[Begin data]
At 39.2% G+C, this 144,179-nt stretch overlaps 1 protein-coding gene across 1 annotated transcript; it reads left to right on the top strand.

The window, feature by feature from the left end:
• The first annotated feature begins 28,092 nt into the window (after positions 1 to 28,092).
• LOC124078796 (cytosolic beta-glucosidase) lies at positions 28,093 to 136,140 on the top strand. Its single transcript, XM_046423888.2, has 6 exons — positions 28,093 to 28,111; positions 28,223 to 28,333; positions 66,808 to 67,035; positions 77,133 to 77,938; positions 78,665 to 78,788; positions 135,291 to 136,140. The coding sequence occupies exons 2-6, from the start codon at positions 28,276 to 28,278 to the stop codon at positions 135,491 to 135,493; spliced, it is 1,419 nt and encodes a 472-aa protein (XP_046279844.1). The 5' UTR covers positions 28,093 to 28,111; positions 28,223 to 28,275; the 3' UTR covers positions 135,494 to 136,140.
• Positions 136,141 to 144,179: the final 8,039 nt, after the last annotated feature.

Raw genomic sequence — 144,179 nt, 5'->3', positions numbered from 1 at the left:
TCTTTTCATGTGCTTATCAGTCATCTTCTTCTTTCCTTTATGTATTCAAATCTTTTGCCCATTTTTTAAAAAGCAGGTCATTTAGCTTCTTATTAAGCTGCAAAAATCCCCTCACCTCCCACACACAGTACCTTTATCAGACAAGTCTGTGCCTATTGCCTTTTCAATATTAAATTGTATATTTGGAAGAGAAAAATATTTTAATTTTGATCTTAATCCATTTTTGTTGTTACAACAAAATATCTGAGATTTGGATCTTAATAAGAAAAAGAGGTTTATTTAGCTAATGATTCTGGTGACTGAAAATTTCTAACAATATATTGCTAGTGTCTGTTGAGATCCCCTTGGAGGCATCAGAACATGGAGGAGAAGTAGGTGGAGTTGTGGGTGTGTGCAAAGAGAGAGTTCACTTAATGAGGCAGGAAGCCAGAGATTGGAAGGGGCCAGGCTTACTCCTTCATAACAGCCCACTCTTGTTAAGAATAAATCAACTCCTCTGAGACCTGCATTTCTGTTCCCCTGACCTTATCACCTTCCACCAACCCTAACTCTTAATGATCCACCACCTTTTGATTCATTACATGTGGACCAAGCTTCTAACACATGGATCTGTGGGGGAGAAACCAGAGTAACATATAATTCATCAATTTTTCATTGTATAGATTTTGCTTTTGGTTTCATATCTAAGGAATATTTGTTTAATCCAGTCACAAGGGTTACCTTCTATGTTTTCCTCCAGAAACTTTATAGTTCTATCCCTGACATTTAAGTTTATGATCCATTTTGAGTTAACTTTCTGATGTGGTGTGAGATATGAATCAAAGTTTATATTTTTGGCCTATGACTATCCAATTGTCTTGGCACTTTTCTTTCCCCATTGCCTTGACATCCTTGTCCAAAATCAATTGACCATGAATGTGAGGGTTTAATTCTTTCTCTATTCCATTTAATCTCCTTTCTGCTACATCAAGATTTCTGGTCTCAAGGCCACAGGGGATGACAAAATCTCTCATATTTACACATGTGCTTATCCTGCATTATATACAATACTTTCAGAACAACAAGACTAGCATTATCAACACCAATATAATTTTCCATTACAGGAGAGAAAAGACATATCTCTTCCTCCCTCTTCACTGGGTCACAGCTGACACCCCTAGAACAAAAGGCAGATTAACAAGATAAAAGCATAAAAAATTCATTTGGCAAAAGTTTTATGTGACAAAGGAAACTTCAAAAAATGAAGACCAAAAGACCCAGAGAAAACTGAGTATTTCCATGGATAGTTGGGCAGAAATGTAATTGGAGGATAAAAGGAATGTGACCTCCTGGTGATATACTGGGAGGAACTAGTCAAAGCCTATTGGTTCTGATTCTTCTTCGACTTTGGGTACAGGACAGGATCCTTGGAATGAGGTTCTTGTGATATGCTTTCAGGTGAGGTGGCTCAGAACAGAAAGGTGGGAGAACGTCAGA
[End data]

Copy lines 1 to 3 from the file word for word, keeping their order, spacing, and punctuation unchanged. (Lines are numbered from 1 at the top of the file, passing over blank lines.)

At 39.2% G+C, this 144,179-nt stretch overlaps 1 protein-coding gene across 1 annotated transcript; it reads left to right on the top strand.

The window, feature by feature from the left end:
• The first annotated feature begins 28,092 nt into the window (after positions 1 to 28,092).